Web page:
Ryan Bonnett writes, "This picture is of a bull buffalo I harvested on Saturday (11-21-09) during the once in a lifetime premium buffalo hunt on the Henry Mountains in southern Utah. Everyone we spoke to on our scouting trip the weekend before the hunt told us to stay low because the cold and snowy weather had pushed everything off the peaks that soar up to 11,500 feet. With that info., we made a game plan the day before the hunt to go to the lower elevations to find my bull. The only problem with this plas was that when we pulled into camp, I noticed some dark spots high on the peaks in the snow. I pulled out the spotting scope and sure enough there were about 35 head up there...as with most hunts, we went with plan B. We hurried and jumped on the wheelers to see if we could get closer for a better look. When we got to the spot where we were going to look at the herd up high in the snow, we actually jumped another herd of about 15 and knew everything was lining up for a good hunt come morning. When we saw the group of 15 there was already another hunter with the same tag as me looking at them. We spoke with the other hunter and decided that since there were a few decent bulls in the group, we could both get one, so we would go after them in the morning together. The next morning we arrived at the place about 1 hour before light. We followed the plan and went to an open hill to spot where they had finally laid down for the night. We spotted them on a hillside about 500 yards away, but we couldn't see the whole group so we decided to go around the back of the mountain to sneak in for a closer look.
When we were about 25 yards from being able to see the herd, another hunter with our same tag came screaming around a corner just below where the herd was bedding down and sure enough he jumped the whole group, all we heard was the thundering sound of these beasts running into the deep canyons and into the thick cover. The hopes of taking a nice bull on opening morning were now gone, not to mention the fact that we only have had to drag the harvested animal less then 50 yards which is a big deal considering the mass of these animals.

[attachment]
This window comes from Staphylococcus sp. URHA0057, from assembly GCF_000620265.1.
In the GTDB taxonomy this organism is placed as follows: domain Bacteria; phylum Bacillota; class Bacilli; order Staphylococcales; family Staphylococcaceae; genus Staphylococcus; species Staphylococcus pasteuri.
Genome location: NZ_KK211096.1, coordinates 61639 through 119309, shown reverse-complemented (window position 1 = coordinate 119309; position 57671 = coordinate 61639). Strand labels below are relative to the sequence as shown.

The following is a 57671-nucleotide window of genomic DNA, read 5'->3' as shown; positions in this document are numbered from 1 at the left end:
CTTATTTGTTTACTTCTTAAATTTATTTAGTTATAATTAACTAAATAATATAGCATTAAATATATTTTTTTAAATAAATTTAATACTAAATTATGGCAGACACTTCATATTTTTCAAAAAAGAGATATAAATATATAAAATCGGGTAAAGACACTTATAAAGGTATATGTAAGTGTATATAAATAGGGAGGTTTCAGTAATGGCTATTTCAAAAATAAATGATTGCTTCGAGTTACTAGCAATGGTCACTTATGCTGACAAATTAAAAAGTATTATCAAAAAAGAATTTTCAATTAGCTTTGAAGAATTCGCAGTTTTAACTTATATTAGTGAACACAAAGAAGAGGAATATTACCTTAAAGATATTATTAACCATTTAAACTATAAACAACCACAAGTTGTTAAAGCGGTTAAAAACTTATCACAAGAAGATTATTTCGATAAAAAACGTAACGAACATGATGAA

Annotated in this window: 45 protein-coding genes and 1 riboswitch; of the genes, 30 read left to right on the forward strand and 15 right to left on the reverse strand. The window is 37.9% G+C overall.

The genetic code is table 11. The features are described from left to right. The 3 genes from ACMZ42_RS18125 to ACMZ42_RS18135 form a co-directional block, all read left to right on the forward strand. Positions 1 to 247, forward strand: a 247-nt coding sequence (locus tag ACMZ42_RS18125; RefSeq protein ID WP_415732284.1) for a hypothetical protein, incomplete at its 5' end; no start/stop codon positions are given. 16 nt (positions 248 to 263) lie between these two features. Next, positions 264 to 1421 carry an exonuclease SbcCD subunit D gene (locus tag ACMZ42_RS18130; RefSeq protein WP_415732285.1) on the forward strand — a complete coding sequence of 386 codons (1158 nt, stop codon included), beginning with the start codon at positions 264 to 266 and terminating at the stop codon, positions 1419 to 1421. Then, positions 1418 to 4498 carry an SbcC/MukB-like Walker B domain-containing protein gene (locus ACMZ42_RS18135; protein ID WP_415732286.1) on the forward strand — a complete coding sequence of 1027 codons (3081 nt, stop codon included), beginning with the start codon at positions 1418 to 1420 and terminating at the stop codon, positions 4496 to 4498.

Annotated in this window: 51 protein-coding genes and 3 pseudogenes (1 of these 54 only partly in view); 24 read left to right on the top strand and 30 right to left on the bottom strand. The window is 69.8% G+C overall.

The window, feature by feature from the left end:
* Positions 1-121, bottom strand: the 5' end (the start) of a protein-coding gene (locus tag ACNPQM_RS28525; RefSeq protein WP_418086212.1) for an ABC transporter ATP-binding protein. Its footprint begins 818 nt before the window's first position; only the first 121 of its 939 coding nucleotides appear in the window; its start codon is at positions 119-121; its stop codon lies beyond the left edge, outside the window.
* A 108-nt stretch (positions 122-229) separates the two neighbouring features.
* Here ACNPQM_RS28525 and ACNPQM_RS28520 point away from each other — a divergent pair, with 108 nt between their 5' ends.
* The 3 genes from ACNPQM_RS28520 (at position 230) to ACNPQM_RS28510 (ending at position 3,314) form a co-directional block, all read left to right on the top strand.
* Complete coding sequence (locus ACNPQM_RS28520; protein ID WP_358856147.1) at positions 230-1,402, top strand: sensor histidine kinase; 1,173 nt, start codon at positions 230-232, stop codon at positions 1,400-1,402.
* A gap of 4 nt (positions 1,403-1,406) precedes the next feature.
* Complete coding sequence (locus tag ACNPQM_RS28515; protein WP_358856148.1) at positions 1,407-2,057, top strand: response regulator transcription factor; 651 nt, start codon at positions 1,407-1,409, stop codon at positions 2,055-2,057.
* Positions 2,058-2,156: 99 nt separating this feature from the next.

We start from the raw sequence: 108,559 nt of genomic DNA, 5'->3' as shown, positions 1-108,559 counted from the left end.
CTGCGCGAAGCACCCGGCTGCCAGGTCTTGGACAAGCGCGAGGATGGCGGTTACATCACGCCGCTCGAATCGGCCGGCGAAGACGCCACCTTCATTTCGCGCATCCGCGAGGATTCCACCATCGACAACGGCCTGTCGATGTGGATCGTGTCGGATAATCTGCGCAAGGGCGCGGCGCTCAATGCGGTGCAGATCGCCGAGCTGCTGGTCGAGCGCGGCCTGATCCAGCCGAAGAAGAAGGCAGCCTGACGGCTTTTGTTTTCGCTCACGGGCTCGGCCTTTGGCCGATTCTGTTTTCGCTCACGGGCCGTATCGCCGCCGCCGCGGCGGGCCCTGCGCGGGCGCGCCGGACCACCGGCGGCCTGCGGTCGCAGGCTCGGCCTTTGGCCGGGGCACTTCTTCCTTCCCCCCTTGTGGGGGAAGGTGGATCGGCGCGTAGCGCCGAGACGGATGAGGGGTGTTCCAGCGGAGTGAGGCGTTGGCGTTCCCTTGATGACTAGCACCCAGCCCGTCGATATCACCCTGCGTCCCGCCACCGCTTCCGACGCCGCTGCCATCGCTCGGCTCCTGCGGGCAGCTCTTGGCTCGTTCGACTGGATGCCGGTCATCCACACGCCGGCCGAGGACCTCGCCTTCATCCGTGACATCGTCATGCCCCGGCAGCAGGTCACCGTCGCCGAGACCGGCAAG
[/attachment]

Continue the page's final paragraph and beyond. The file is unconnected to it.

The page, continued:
Onto Plan C. We decided to go up after the group we had seen the night before, even though we couldn't see them now and had no idea where they had bed down for the night. We went to a high pass in the mountains called Bull Creek Pass and parked the wheelers, the elevation is over 10,000 feet there and it made for a heavy hike with so little oxygen. About a mile into the hike, I spotted a bull traveling outside any herd, my heart started to pump faster and harder as I had heard all summer long that the bulls traveling by themselves also know as rogue bulls were the cream of the crop and would surely be a nice trophy. He was a nice bull, but not as big as I had imagined a rogue bull to be. Then from behind a pine tree came another bull and this one was exactly what I expected a rogue to be. He was huge! I quickly told everyone in the group to lay down and I looked through my new Weaver rifle scope to get a good look at him. He was definitely a shooter! I asked my cousin who was right next to me and whose job it was to range the distances to get me the distance. I had my Weaver still on him and he was standing broadside exposing a perfect shot when my cousin said "it's 496 to the rocks just below him, but don't take a..." Boom! I took the shot there and watched as he ran over the other side of the ridge with the smaller bull. I was certain I had heard the smack of the Remington 300 Ultra Mag pushing a 200 grain bullet smack him, but as I spoke to the others in my group, they had heard nothing of the sort... did I miss? Did I shoot too early? We worked our way over slowly as we were now at over 10,500 feet and if you went too fast you were sure to get dizzy and feel like you were going to pass out. When we arrived to the spot where he was standing there was no blood and no indication I had hit him. I was still feeling pretty sure I had hit him and as I followed their escape over the ridge I looked down the other side and there he was, 50 yards from where he was standing when I took the shot, nose in the dirt, feet tangled in the fallen trees, and his tongue hanging out of his mouth... he was dead as a door nail! A perfect shot, 500 yards straight through the lower chamber of his heart! I had harvest the trophy of a lifetime! It took us all night and all day Sunday to haul him out and it was nowhere near the easy haul the one in the morning would have been but at the same time, the bulls in the morning group were nothing near what this bull was either. So to you my unidentified friend on the fourwheeler, I say thank you!"